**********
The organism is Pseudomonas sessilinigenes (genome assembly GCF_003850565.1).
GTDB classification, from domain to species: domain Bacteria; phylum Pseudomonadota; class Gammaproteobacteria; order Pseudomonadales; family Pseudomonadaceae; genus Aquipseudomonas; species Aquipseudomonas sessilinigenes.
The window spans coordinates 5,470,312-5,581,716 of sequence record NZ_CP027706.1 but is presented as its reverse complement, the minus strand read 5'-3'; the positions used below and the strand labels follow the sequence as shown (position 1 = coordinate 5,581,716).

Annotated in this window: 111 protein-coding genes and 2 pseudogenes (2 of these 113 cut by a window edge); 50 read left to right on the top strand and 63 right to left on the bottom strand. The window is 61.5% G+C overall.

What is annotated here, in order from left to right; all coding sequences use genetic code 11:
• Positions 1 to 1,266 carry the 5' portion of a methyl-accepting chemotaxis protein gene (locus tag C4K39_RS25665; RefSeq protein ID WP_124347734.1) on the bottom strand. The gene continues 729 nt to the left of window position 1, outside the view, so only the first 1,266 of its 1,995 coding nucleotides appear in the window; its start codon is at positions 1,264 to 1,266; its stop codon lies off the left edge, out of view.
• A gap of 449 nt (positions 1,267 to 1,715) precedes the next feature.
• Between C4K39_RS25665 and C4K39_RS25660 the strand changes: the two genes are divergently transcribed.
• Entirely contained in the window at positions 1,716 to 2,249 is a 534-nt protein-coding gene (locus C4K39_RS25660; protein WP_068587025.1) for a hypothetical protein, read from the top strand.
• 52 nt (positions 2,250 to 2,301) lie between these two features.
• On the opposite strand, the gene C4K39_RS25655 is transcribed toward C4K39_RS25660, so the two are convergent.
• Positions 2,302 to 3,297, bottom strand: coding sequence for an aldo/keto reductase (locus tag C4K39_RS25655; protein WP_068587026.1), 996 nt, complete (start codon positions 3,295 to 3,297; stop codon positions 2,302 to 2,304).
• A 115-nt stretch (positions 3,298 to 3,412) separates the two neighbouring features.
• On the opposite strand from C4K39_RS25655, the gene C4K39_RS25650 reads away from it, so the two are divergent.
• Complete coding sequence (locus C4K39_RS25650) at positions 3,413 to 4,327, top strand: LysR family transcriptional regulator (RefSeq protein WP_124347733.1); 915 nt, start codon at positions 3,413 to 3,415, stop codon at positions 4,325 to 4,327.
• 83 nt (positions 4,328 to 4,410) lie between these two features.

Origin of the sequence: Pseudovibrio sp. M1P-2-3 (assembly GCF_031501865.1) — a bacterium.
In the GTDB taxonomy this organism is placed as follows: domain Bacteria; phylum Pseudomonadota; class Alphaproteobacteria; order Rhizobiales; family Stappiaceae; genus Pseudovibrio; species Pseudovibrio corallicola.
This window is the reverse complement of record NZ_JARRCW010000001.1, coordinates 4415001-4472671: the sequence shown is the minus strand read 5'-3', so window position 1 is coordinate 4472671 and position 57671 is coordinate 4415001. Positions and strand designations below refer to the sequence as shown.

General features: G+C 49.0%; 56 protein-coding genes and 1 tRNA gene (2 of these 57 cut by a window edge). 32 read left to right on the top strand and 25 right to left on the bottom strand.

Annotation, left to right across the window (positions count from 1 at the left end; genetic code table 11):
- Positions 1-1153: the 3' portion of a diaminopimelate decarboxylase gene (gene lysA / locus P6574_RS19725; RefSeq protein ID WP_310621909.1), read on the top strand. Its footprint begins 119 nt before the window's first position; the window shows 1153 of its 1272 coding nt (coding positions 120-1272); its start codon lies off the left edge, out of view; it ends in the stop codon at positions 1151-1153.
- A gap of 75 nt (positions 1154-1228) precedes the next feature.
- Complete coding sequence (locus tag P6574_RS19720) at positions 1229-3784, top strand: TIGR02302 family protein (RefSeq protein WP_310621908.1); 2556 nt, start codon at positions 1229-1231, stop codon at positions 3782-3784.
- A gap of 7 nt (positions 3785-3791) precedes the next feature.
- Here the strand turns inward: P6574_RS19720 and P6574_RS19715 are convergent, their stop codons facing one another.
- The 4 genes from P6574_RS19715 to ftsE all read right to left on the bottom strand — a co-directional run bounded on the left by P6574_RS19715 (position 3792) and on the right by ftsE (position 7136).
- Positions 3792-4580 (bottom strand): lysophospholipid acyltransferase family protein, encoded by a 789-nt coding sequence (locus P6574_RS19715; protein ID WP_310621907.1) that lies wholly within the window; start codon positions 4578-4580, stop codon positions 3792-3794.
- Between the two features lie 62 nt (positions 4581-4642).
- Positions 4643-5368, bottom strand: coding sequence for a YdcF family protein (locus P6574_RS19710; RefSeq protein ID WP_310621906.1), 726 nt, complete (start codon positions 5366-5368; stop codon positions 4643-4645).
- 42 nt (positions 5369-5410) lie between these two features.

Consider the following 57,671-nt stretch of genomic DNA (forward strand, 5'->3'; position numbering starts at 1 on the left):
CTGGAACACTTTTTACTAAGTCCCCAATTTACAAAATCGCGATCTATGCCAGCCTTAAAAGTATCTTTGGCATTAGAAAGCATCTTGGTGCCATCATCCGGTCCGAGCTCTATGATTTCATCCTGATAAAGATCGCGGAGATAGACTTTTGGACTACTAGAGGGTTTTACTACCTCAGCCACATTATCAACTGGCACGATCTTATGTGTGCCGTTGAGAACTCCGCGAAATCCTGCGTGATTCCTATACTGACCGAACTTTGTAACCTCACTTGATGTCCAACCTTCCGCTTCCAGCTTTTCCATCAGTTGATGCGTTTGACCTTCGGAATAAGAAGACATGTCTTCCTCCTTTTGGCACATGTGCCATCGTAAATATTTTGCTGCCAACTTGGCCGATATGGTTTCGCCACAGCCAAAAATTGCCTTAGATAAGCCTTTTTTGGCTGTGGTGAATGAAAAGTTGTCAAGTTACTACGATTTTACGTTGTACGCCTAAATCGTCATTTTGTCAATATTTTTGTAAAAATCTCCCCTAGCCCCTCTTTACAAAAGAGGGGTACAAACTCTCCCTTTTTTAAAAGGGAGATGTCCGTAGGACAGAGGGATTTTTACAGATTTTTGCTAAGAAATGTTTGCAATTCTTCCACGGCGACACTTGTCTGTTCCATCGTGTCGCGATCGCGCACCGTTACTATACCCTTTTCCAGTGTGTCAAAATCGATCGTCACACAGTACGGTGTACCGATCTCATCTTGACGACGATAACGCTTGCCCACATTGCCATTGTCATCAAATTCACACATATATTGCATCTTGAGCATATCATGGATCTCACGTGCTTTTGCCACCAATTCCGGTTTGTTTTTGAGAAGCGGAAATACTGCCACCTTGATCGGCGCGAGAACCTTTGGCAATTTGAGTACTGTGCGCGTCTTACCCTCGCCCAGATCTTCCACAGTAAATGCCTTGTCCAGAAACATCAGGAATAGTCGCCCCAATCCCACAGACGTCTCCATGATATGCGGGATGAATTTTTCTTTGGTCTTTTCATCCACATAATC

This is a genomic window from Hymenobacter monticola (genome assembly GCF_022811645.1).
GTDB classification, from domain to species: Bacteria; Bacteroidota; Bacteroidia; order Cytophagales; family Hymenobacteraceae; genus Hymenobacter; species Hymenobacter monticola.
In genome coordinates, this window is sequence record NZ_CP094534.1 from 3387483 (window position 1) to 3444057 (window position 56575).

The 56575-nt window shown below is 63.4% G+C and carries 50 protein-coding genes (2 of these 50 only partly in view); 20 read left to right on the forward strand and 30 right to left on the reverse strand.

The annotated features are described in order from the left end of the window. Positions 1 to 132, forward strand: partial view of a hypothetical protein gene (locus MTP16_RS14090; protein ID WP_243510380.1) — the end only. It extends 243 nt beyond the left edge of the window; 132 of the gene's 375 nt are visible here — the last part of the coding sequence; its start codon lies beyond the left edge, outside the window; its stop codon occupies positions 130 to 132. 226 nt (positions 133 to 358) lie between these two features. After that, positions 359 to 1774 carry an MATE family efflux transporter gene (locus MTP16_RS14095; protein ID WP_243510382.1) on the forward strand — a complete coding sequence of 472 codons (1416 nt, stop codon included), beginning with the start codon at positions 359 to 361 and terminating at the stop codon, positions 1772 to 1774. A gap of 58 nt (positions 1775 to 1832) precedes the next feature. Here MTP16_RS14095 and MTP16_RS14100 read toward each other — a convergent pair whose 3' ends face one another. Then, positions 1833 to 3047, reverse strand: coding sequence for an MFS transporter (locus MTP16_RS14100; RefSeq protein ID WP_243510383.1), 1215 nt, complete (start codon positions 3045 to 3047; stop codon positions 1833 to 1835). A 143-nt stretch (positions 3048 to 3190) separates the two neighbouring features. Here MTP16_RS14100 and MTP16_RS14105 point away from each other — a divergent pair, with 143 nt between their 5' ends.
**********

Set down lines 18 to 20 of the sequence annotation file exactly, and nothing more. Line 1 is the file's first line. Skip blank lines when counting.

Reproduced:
In the GTDB taxonomy this organism is placed as follows: domain Bacteria; phylum Pseudomonadota; class Alphaproteobacteria; order Rhizobiales; family Stappiaceae; genus Pseudovibrio; species Pseudovibrio corallicola.
This window is the reverse complement of record NZ_JARRCW010000001.1, coordinates 4415001-4472671: the sequence shown is the minus strand read 5'-3', so window position 1 is coordinate 4472671 and position 57671 is coordinate 4415001. Positions and strand designations below refer to the sequence as shown.

General features: G+C 49.0%; 56 protein-coding genes and 1 tRNA gene (2 of these 57 cut by a window edge). 32 read left to right on the top strand and 25 right to left on the bottom strand.